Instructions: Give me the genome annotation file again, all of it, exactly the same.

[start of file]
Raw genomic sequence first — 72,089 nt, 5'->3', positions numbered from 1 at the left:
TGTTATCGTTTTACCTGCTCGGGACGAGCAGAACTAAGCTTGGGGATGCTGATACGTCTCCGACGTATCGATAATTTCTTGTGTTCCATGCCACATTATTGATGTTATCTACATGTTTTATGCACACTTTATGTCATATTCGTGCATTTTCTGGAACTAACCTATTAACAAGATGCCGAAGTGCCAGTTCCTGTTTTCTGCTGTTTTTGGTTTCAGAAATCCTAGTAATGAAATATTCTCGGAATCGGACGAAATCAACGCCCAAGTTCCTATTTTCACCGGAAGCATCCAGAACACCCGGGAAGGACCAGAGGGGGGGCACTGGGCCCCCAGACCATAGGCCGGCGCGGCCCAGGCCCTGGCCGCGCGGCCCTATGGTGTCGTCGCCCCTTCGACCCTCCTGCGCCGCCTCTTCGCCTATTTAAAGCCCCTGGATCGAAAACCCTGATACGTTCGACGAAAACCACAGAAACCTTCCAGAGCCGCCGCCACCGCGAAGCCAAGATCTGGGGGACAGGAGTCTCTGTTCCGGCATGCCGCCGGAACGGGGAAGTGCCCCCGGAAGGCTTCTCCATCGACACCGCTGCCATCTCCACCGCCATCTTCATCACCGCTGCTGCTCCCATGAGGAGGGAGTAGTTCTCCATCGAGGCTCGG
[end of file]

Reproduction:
Raw genomic sequence first — 72,089 nt, 5'->3', positions numbered from 1 at the left:
TGTTATCGTTTTACCTGCTCGGGACGAGCAGAACTAAGCTTGGGGATGCTGATACGTCTCCGACGTATCGATAATTTCTTGTGTTCCATGCCACATTATTGATGTTATCTACATGTTTTATGCACACTTTATGTCATATTCGTGCATTTTCTGGAACTAACCTATTAACAAGATGCCGAAGTGCCAGTTCCTGTTTTCTGCTGTTTTTGGTTTCAGAAATCCTAGTAATGAAATATTCTCGGAATCGGACGAAATCAACGCCCAAGTTCCTATTTTCACCGGAAGCATCCAGAACACCCGGGAAGGACCAGAGGGGGGGCACTGGGCCCCCAGACCATAGGCCGGCGCGGCCCAGGCCCTGGCCGCGCGGCCCTATGGTGTCGTCGCCCCTTCGACCCTCCTGCGCCGCCTCTTCGCCTATTTAAAGCCCCTGGATCGAAAACCCTGATACGTTCGACGAAAACCACAGAAACCTTCCAGAGCCGCCGCCACCGCGAAGCCAAGATCTGGGGGACAGGAGTCTCTGTTCCGGCATGCCGCCGGAACGGGGAAGTGCCCCCGGAAGGCTTCTCCATCGACACCGCTGCCATCTCCACCGCCATCTTCATCACCGCTGCTGCTCCCATGAGGAGGGAGTAGTTCTCCATCGAGGCTCGG